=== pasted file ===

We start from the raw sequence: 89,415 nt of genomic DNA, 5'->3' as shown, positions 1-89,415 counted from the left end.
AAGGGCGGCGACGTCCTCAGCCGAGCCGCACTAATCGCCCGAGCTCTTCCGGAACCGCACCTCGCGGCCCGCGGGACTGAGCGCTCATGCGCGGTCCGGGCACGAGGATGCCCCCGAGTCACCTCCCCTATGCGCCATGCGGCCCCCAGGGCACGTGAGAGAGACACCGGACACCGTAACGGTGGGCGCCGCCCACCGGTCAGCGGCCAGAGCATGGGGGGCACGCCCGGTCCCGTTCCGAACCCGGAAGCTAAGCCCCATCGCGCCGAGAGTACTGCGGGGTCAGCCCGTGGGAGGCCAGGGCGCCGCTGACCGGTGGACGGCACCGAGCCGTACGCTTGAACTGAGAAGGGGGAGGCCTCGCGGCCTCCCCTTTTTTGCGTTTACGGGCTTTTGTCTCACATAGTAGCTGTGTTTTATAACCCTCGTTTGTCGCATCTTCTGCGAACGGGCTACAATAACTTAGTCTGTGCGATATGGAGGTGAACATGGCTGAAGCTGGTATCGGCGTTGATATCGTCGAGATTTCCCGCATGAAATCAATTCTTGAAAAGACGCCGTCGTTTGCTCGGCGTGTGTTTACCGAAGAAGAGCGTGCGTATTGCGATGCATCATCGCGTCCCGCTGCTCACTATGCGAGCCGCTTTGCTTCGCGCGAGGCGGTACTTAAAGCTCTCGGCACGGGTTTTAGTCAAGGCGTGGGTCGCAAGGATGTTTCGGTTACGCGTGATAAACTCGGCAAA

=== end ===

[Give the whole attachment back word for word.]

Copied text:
We start from the raw sequence: 89,415 nt of genomic DNA, 5'->3' as shown, positions 1-89,415 counted from the left end.
AAGGGCGGCGACGTCCTCAGCCGAGCCGCACTAATCGCCCGAGCTCTTCCGGAACCGCACCTCGCGGCCCGCGGGACTGAGCGCTCATGCGCGGTCCGGGCACGAGGATGCCCCCGAGTCACCTCCCCTATGCGCCATGCGGCCCCCAGGGCACGTGAGAGAGACACCGGACACCGTAACGGTGGGCGCCGCCCACCGGTCAGCGGCCAGAGCATGGGGGGCACGCCCGGTCCCGTTCCGAACCCGGAAGCTAAGCCCCATCGCGCCGAGAGTACTGCGGGGTCAGCCCGTGGGAGGCCAGGGCGCCGCTGACCGGTGGACGGCACCGAGCCGTACGCTTGAACTGAGAAGGGGGAGGCCTCGCGGCCTCCCCTTTTTTGCGTTTACGGGCTTTTGTCTCACATAGTAGCTGTGTTTTATAACCCTCGTTTGTCGCATCTTCTGCGAACGGGCTACAATAACTTAGTCTGTGCGATATGGAGGTGAACATGGCTGAAGCTGGTATCGGCGTTGATATCGTCGAGATTTCCCGCATGAAATCAATTCTTGAAAAGACGCCGTCGTTTGCTCGGCGTGTGTTTACCGAAGAAGAGCGTGCGTATTGCGATGCATCATCGCGTCCCGCTGCTCACTATGCGAGCCGCTTTGCTTCGCGCGAGGCGGTACTTAAAGCTCTCGGCACGGGTTTTAGTCAAGGCGTGGGTCGCAAGGATGTTTCGGTTACGCGTGATAAACTCGGCAAA